DARPA to deploy deep sea drones that surface on command

January 16, 2013

DARPA to deploy deep sea drones that surface on command

DARPA to deploy deep sea drones to surface with the Upwards Falling Payloads program.

The Defense Advanced Research Projects Agency announced this week this it plans to deploy deep sea drones that surface on command. With fewer weapons systems and war-fighting platforms due to budget and complexity issues, the NAVY has to get creative to stay competitive on the battlefield. The best way to deal with these constraints is to rely on unmanned systems. DARPA’s latest technological innovation, the Upward Falling Payloads program, will try to address the issue of system delivery in unmanned environments.

The Upward Falling Payloads program would allow unmanned drones to sit at the bottom of the ocean floor in special containers for years at a time. When the drones are needed for operational or tactical purposes, commands for them to wake up could be sent remotely. As always, DARPA wants to rise to the challenge of keeping these unmanned systems safe under extreme ocean pressure.

DARPA is looking for proposals in three key areas for developing the program: Communications, deep ocean “risers” to hold the payloads, and the actual payloads. DARPA believes that engineers from the telecom and oil-exploration industry as well as scientists from the scientific community could lead to the successful development of deep sea drones.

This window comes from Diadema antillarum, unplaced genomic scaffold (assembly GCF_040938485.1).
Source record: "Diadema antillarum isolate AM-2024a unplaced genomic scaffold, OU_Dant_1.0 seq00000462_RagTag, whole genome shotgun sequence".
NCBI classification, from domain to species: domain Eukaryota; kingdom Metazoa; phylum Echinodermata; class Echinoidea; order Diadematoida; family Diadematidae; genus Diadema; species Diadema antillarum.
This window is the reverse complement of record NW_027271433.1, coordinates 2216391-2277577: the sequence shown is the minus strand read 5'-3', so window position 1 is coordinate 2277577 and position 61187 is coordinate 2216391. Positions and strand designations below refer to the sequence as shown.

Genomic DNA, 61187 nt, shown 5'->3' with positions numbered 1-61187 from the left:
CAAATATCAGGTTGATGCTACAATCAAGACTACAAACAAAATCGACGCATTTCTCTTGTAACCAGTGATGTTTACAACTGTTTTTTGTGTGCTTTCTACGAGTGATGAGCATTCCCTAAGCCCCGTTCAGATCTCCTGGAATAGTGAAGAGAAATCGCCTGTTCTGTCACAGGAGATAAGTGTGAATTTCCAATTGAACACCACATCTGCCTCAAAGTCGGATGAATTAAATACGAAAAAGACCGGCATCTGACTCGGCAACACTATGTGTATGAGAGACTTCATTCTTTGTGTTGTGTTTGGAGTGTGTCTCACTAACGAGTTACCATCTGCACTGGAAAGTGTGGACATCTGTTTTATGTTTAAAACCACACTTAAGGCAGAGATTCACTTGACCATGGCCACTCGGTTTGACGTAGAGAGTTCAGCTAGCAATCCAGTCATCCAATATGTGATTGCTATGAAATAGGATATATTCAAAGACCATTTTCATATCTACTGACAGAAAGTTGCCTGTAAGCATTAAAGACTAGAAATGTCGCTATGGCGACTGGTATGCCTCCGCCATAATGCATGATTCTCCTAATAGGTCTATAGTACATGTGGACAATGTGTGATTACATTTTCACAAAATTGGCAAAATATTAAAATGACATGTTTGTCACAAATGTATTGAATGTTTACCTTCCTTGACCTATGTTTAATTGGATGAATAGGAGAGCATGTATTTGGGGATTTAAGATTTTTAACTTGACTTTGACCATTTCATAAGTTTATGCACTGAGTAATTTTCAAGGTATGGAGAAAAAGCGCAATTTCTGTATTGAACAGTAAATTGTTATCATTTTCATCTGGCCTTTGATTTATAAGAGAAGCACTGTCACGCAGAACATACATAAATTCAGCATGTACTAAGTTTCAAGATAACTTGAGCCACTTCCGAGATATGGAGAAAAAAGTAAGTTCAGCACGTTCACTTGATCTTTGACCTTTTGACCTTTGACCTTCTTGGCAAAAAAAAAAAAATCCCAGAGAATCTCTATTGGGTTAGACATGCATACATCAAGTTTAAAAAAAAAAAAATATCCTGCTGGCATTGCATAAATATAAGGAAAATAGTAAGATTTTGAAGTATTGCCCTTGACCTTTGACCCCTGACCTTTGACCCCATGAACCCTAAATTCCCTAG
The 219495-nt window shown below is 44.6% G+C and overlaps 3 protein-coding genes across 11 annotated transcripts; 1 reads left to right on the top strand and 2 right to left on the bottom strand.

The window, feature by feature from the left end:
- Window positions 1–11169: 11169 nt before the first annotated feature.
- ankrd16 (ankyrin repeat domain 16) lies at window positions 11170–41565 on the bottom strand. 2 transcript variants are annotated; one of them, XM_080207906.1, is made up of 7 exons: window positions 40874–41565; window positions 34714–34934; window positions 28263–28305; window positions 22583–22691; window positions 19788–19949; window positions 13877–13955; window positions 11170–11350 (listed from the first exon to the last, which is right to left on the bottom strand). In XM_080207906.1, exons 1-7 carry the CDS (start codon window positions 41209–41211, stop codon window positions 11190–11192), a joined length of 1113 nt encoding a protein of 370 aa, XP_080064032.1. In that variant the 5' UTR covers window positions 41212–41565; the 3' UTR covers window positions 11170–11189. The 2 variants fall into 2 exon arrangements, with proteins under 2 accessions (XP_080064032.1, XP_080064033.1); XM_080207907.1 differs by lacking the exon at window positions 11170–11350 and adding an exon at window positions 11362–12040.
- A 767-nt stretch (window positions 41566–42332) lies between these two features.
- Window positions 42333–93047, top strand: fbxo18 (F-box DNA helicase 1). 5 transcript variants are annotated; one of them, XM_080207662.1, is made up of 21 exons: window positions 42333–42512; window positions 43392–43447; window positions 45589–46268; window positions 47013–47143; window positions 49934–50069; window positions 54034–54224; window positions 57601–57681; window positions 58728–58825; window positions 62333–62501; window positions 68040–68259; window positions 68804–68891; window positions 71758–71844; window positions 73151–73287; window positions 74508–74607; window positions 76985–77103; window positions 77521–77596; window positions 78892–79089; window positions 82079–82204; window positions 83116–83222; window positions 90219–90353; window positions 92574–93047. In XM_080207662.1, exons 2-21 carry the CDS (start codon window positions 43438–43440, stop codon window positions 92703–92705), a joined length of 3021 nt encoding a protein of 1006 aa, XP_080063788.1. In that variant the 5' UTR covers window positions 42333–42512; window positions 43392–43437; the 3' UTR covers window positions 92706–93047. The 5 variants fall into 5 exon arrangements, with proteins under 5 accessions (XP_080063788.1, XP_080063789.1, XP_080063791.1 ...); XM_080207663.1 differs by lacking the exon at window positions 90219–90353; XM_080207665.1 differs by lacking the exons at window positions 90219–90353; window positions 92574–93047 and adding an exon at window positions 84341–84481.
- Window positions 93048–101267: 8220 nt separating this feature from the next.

According to DARPA, nearly fifty percent of the world’s oceans are more than four kilometers deep, giving the NAVY an excellent opportunity to conduct relatively cheap stealth missions with unmanned systems. Because the the program is specifically not a weapons program, the risk of losing any single system is minimized.

Unmanned systems would help with situational awareness, disruption, deception, networking, rescue and numerous other missions. A drone, for example, might be commanded to the surface to take off and provide aerial situational awareness, networking or decoy functions for the war-fighters on the ground. There may also be a number of waterborne applications for the program.

This comes as John Brennan, the man who President Barack Obama nominated to be the next director of the CIA after General David Petraeus resigned, is rumored to be a big supporter of the use of drones and special forces soldiers. Brennan will likely be asked to talk about drones during his nomination hearing, as the president’s drone policy has its critics.


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